0132 GMT May 27, 2019
A machine has been developed that can select embryos that are likely to give a live birth with astounding accuracy of 85 percent, archyworldys.com wrote.
Researchers say robotic learning will ‘revolutionize’ IVF and become available to NHS hospitals within five years.
Couples desperately seeking children could dramatically improve birth rates as British physicians email a photograph of their embryo and receive a response within minutes.
The technology was developed jointly by Imperial College London and Cornell University in New York.
It uses time lapse photos of embryos in an incubator that currently help medics most likely to lead a baby.
About half of the early pregnancy losses are due to the fact that the embryo has an abnormal number of chromosomes.
The breakthrough was honored this week with an award at Denver, the world's largest fertility conference.
Dr. Nikica Zaninovic, who led the study at Cornell University, said, "If AI can detect normal and chromosomally abnormal embryos, it results in a reduced miscarriage and stillbirth rate, which is really our main reason for doing research.
"This research is something really new and a success rate of 85 percent is enormous."
For women under the age of 35, with no further health problems, the IVF live birth rate could increase to as much as 70 percent, said Drs. Zaninovic.
Currently, the proportion of NHS among under-35s is 30 percent.
The use of time-lapse photography technique to choose embryos without the help of AI, has been around since 2010.
The embryos remain in an incubator and a photograph is taken every 10 minutes to measure growth.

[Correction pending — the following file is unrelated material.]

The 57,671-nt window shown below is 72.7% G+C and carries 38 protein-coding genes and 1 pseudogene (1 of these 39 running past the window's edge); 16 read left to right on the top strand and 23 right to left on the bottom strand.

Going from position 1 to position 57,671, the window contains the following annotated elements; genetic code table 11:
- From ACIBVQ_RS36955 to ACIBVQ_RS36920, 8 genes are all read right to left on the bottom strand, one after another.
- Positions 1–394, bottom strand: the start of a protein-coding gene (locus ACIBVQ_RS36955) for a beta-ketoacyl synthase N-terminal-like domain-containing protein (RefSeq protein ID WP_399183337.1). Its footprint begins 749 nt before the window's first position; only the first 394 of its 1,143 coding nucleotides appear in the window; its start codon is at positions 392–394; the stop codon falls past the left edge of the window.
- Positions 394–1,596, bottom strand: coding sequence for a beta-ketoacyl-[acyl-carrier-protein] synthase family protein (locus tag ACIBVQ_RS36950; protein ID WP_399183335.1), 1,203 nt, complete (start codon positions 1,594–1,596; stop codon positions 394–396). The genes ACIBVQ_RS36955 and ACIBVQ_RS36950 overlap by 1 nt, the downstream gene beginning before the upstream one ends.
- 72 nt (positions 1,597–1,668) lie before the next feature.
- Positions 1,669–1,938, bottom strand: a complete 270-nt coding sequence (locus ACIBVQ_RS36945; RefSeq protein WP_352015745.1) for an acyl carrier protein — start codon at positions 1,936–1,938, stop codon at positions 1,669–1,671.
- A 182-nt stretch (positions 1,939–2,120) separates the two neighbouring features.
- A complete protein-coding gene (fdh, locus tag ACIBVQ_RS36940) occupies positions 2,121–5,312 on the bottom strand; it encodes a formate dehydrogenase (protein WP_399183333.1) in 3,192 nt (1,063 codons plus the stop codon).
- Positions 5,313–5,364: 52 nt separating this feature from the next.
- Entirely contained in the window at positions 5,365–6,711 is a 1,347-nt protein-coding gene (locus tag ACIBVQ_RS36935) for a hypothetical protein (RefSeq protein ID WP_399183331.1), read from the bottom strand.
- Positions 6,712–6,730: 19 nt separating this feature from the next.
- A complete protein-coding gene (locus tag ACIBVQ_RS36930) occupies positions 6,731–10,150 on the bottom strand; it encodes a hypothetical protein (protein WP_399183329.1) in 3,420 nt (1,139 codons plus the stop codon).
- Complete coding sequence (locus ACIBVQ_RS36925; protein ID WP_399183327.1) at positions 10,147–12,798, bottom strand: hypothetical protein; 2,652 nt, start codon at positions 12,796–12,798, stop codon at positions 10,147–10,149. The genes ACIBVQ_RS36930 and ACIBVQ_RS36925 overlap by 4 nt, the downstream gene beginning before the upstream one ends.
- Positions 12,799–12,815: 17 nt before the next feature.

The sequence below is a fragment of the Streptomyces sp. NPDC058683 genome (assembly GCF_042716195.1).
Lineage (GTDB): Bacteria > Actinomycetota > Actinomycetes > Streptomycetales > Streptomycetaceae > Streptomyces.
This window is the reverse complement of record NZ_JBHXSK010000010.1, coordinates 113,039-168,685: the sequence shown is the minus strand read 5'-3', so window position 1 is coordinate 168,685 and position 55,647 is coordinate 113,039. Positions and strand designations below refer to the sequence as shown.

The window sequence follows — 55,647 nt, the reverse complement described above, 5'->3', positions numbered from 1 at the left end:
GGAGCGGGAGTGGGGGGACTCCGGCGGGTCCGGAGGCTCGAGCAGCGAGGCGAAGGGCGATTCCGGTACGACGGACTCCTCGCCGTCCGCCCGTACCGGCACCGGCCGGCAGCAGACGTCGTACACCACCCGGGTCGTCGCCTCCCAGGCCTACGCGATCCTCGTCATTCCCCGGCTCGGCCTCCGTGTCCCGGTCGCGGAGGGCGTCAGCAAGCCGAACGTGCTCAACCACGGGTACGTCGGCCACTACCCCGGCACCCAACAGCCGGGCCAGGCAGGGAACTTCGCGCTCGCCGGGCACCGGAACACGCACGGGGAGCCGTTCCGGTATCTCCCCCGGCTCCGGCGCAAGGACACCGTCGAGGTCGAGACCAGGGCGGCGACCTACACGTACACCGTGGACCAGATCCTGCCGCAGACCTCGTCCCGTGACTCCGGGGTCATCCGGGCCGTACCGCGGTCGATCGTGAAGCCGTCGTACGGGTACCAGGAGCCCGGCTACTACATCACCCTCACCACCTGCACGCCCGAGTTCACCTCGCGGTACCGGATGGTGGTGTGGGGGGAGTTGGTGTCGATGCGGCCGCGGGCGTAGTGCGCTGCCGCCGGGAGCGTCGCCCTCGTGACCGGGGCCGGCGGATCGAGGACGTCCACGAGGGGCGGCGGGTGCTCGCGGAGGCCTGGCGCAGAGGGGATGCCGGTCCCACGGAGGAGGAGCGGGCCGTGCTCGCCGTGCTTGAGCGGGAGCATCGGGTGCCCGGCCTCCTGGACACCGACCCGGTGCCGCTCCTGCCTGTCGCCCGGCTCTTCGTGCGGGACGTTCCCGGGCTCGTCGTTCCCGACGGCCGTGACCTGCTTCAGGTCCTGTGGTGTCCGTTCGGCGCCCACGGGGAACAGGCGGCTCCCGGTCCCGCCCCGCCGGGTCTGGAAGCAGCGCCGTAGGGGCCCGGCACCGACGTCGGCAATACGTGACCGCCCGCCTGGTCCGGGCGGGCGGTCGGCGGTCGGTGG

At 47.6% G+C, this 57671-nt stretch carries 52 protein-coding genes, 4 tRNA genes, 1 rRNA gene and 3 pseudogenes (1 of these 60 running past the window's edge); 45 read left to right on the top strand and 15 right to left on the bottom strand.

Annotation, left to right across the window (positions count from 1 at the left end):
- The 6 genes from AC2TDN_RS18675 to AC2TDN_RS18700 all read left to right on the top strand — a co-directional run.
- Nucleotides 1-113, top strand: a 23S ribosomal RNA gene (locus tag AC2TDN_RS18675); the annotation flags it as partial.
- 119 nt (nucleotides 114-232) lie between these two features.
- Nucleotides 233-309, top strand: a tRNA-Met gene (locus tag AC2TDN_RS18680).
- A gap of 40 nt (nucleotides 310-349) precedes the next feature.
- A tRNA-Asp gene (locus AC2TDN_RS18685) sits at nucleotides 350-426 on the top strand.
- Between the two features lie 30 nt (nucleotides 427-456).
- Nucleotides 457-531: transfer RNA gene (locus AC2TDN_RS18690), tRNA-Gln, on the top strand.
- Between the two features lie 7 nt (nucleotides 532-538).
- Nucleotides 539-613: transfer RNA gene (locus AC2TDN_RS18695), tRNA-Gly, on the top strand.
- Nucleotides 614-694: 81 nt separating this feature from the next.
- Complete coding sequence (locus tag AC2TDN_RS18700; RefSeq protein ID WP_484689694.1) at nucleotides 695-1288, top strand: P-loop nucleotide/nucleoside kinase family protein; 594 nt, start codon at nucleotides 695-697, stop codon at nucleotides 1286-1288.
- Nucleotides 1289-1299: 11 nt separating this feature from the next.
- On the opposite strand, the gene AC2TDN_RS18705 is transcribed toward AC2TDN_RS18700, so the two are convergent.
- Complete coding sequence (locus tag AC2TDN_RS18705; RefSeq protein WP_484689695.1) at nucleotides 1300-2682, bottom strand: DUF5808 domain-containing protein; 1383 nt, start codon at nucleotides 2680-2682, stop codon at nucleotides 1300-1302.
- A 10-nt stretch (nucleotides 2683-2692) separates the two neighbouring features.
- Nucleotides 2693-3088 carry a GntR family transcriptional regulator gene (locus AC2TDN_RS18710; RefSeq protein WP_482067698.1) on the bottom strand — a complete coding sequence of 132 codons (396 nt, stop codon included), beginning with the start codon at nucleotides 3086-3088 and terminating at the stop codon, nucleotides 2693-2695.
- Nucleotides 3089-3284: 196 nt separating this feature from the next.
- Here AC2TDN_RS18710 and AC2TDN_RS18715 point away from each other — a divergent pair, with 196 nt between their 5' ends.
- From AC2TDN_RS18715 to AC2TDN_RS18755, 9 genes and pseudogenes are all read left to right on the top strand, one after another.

Computers then produce data to help medics choose an embryo to implant the mother.
Scientists have fed a New York supercomputer — nicknamed ‘The Beast’ — with thousands of historical images to ‘teach’ what to look for in successful embryos.
It was told those who led to a live birth in which pregnancies failed or led to stillbirths.
Dr. Zaninovic, whose team is currently patenting the technology, said, "All I need is patient information from a hospital in London and the image of the embryo, and I can put this into the computer.
"It's all web-based, it does not mean every hospital needs it, it can easily be done over the Internet."
He added, "Within five years, it will be routinely used in clinical settings."
The beast received more than 50,000 images from more than 10,000 embryos.
In a retrospective experiment, single images of 328 embryos were implanted in potential mothers.
When asked which of these would have led to a live birth, he chose 280 correctly.
The rate of 85 percent is well above what researchers of a human embryologist expect, with current standards varying from clinic to clinic.
Researchers say it is ‘almost 100 percent’ because about 15 percent of the reasons why live births do not happen are due to problems in the womb.
The findings were presented at the annual meeting of the American Society for Reproductive Medicine (ASRM).
Some UK clinics use time-lapse photography technology to help clinicians decide which embryo to choose.
Evidence of whether it is improving successful birth rates in its present form is mixed.
Some believe that these measurements help to improve the success rate, partly because embryos do not have to be handled by scientists for five days.
Leading UK fertility specialist Proffessor Allan Pacey of Sheffield University said: "The ability to observe the development of embryos using time-lapse systems has greatly developed in recent years and these devices have become commonplace in clinical practice.
"So far, however, the data has not found out that they actually help to select the best embryo and improve the chances of getting pregnant.
"Therefore, the application of artificial intelligence to data collected from time-lapse systems is a very good idea because it can find patterns and algorithms that are invisible to the human eye."
Professor Charles Kingsland founded Britain's largest NHS IVF unit, the Hewitt IVF Center in Liverpool, which was the first company to successfully use time-lapse technology.